A photo of the Guymon Siblings. Melissa Jane Guymon pictured on top left, was born on February 24, 1859, in Parowan, Utah. Her father, James, was 42 and her mother, Rhoda, was 28. She married William Henry Jewkes on December 27, 1878, in Fountain Green, Utah. They had eight children in 23 years. She died on February 2, 1951, in Orangeville, Utah, at the age of 91, and was buried there.
Matriach! Melissa Jane GUYMON was born on February 24, 1859, in Parowan, Utah, her father, James, was 42 and her mother, Rhoda, was 28. She married William Henry Jewkes on December 27, 1878, in Fountain Green, Utah. They had eight children in 23 years. She died on February 2, 1951, in Orangeville, Utah, at the age of 91, and was buried there.
Smiling baby with mother! Melissa Jane GUYMON was born on February 24, 1859, in Parowan, Utah, her father, James, was 42 and her mother, Rhoda, was 28. She married William Henry Jewkes on December 27, 1878, in Fountain Green, Utah. They had eight children in 23 years. She died on February 2, 1951, in Orangeville, Utah, at the age of 91, and was buried there. She is pictured with her daughter Velma Jane.
Gotta love those knickers! Lois Terry was born on July 25, 1901, in Tennessee, her father, John, was 34 and her mother, Emma Hill, was 26. She married Claude William Henard on June 20, 1925, in McMinn, Tennessee. They had one child during their marriage. She died on September 3, 1990, in Mosheim, Tennessee, at the age of 89, and was buried in Greeneville, Tennessee.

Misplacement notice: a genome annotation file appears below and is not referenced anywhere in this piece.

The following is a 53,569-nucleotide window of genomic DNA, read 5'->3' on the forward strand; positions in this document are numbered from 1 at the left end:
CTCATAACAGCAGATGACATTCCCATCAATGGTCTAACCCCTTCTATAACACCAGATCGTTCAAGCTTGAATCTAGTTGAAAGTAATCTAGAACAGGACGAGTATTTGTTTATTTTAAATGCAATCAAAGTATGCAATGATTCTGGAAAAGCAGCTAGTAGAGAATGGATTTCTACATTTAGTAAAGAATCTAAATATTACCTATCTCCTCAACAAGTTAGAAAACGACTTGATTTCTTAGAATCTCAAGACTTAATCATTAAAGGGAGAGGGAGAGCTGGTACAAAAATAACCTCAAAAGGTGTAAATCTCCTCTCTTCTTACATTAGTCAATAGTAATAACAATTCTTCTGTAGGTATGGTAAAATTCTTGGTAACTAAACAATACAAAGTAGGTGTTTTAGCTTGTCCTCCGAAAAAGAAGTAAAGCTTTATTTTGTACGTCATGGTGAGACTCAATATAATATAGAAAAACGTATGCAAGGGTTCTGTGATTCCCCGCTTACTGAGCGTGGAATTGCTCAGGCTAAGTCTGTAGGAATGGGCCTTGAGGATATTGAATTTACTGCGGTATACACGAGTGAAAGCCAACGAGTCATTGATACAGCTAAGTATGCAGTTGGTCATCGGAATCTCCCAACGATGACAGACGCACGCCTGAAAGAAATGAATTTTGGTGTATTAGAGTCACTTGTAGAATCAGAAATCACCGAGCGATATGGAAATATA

Isn't she pretty? Lois Terry was born on July 25, 1901, in Tennessee, her father, John, was 34 and her mother, Emma Hill, was 26. She married Claude William Henard on June 20, 1925, in McMinn, Tennessee. They had one child during their marriage. She died on September 3, 1990, in Mosheim, Tennessee, at the age of 89, and was buried in Greeneville, Tennessee.
A photo of the Hill Family Farm...Emma Rachel Hill was born on November 5, 1874, in Georgia, her father, Marcus, was 38 and her mother, Medora, was 31. She married John Crenshaw Terry on December 27, 1894, in Murray, Georgia. She had three children by the time she was 26. She died on April 7, 1950, in Etowah, Tennessee, at the age of 75, and was buried there. She is pictured above with her husband and her 2 surviving children Erskin and Lois.
Tough Ol' Bird! Louis Alexander "Luke" Terry was born on January 9, 1880, in Gibson, Arkansas, his father, Duncan, was 24 and his mother, Harriet Sliger, was 21. He married Sarah McCullar on February 21, 1907, in Sebastian, Arkansas. He died on October 15, 1958, in Oklahoma, at the age of 78.
Homestead in Oklahoma! Duncan Lafayette Terry was born in 1856 in Murray, Georgia, his father, Duncan, was 39 and his mother, Wyzetta, was 39. He was married three times and had two sons and three daughters. He died in 1910 in Sequoyah, Oklahoma, at the age of 54.